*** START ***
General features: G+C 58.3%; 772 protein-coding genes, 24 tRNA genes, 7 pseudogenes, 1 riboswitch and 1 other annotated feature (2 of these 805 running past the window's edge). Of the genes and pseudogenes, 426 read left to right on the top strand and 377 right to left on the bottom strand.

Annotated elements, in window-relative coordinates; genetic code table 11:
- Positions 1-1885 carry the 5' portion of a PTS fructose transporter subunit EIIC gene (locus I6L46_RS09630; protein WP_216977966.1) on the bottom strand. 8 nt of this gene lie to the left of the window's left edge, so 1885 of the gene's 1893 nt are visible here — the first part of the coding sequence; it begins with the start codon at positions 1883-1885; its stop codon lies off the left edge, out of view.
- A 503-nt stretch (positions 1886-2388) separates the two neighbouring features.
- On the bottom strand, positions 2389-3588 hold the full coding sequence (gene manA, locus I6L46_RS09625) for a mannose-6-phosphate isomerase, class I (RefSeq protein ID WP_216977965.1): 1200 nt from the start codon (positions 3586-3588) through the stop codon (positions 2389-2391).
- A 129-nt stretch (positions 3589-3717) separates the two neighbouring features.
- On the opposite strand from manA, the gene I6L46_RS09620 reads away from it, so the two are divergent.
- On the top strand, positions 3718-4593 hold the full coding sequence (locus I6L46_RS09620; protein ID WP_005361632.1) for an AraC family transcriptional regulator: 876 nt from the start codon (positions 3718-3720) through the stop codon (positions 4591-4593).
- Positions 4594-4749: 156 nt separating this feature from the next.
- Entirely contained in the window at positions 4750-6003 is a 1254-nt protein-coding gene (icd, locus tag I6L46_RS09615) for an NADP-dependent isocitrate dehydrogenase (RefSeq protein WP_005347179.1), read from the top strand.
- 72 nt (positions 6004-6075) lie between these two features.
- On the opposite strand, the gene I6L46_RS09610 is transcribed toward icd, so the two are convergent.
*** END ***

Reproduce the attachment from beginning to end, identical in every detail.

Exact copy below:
General features: G+C 58.3%; 772 protein-coding genes, 24 tRNA genes, 7 pseudogenes, 1 riboswitch and 1 other annotated feature (2 of these 805 running past the window's edge). Of the genes and pseudogenes, 426 read left to right on the top strand and 377 right to left on the bottom strand.

Annotated elements, in window-relative coordinates; genetic code table 11:
- Positions 1-1885 carry the 5' portion of a PTS fructose transporter subunit EIIC gene (locus I6L46_RS09630; protein WP_216977966.1) on the bottom strand. 8 nt of this gene lie to the left of the window's left edge, so 1885 of the gene's 1893 nt are visible here — the first part of the coding sequence; it begins with the start codon at positions 1883-1885; its stop codon lies off the left edge, out of view.
- A 503-nt stretch (positions 1886-2388) separates the two neighbouring features.
- On the bottom strand, positions 2389-3588 hold the full coding sequence (gene manA, locus I6L46_RS09625) for a mannose-6-phosphate isomerase, class I (RefSeq protein ID WP_216977965.1): 1200 nt from the start codon (positions 3586-3588) through the stop codon (positions 2389-2391).
- A 129-nt stretch (positions 3589-3717) separates the two neighbouring features.
- On the opposite strand from manA, the gene I6L46_RS09620 reads away from it, so the two are divergent.
- On the top strand, positions 3718-4593 hold the full coding sequence (locus I6L46_RS09620; protein ID WP_005361632.1) for an AraC family transcriptional regulator: 876 nt from the start codon (positions 3718-3720) through the stop codon (positions 4591-4593).
- Positions 4594-4749: 156 nt separating this feature from the next.
- Entirely contained in the window at positions 4750-6003 is a 1254-nt protein-coding gene (icd, locus tag I6L46_RS09615) for an NADP-dependent isocitrate dehydrogenase (RefSeq protein WP_005347179.1), read from the top strand.
- 72 nt (positions 6004-6075) lie between these two features.
- On the opposite strand, the gene I6L46_RS09610 is transcribed toward icd, so the two are convergent.